"But she had learnt, in those solemn hours of thought, that she herself must one day answer for her own life, and what she had done with it; and she tried to settle that most difficult problem, how much was to be utterly merged in obedience to authority, and how much might be set apart for freedom in working." ~ Elizabeth Gaskell (1810-1865)
In the last post, I spent some time thinking about what must be going through this young woman's mind as she sat patiently, solemnly, perhaps for hours, for a series of portraits.
Today, I finished her. But she is not finished with me. She has been looking directly at me throughout the time I have been working on her and I feel like she wants to tell me something more.
I researched the Victorian and Edwardian eras and found Elizabeth Gaskell's compelling words; they were appropriate, it seemed to me, for this lady's penetrating gaze. Again, my imagination is getting the better of me. Was she an independent spirit? Was she happy? Was her life fulfilling? I will never know.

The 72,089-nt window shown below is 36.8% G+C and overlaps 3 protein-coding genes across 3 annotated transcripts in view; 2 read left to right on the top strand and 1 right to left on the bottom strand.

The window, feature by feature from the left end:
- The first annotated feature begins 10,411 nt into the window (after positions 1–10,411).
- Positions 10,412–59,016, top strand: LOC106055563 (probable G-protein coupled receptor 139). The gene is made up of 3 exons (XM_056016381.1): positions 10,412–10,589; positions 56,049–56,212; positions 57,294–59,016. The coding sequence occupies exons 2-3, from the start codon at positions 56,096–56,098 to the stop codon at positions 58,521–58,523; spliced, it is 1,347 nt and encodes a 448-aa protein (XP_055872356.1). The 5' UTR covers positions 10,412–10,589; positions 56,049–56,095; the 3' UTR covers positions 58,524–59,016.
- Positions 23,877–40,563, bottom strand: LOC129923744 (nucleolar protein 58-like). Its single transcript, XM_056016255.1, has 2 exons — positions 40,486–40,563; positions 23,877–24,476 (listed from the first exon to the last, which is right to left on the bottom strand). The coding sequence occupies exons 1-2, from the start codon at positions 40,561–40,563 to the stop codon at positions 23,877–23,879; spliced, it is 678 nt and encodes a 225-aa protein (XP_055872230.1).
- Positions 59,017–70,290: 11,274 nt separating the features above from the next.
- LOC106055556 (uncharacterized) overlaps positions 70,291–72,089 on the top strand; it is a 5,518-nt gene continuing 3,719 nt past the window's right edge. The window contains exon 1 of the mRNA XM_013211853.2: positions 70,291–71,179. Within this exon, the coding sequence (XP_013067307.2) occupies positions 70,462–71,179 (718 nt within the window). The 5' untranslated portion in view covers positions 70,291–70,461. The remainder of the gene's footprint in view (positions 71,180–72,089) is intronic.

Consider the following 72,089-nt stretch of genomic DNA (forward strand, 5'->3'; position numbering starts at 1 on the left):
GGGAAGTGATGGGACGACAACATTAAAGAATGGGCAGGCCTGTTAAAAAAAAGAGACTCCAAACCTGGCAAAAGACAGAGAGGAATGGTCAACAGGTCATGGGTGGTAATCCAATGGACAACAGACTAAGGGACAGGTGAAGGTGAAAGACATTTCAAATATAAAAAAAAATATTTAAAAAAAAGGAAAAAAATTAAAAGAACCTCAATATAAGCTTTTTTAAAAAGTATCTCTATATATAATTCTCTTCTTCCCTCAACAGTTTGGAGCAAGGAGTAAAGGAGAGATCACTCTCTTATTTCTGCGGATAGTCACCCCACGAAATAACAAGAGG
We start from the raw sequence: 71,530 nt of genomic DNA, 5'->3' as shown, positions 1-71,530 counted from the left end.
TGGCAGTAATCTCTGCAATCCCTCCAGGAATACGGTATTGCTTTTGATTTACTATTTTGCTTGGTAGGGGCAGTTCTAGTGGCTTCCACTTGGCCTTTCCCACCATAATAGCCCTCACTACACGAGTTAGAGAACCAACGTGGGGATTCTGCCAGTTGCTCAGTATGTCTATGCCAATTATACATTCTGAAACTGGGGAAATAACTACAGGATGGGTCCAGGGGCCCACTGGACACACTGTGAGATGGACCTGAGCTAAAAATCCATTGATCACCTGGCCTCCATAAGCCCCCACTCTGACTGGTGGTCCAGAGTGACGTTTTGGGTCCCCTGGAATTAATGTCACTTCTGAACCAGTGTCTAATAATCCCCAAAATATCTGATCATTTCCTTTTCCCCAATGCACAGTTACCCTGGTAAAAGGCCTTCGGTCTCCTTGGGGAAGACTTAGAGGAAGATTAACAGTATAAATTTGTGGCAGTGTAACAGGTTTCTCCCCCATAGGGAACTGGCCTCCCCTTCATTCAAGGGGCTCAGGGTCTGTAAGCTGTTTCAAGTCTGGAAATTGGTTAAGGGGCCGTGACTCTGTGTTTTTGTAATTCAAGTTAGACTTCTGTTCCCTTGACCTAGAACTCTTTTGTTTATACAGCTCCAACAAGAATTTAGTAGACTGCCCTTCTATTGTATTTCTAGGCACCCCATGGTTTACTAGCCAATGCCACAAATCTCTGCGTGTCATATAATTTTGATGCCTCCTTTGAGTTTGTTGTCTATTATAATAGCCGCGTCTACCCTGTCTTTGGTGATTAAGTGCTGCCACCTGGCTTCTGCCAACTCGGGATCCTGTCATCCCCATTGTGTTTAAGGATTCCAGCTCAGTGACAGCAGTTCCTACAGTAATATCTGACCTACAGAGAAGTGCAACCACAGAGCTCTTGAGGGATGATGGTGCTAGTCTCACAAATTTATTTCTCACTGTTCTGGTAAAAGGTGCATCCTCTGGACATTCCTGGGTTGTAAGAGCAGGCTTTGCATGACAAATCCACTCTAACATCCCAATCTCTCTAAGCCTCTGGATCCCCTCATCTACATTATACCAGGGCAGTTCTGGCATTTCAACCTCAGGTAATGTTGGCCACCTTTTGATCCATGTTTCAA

Although this graphite version of her is completed, I think I would still like to try painting her in another medium, possibly with pastels.
This old photograph forced me to think about the ways in which I might still show some of her face that is covered by dark shadows. It was a good exercise as I think it is possible take an old vintage photograph that I might have at one time, considered unworkable (I have many of those in my own photo albums) and still make something out of it. In other words, I am quite pleased with the outcome.
I have a feeling you will be seeing more of her and other vintage portraits in the future.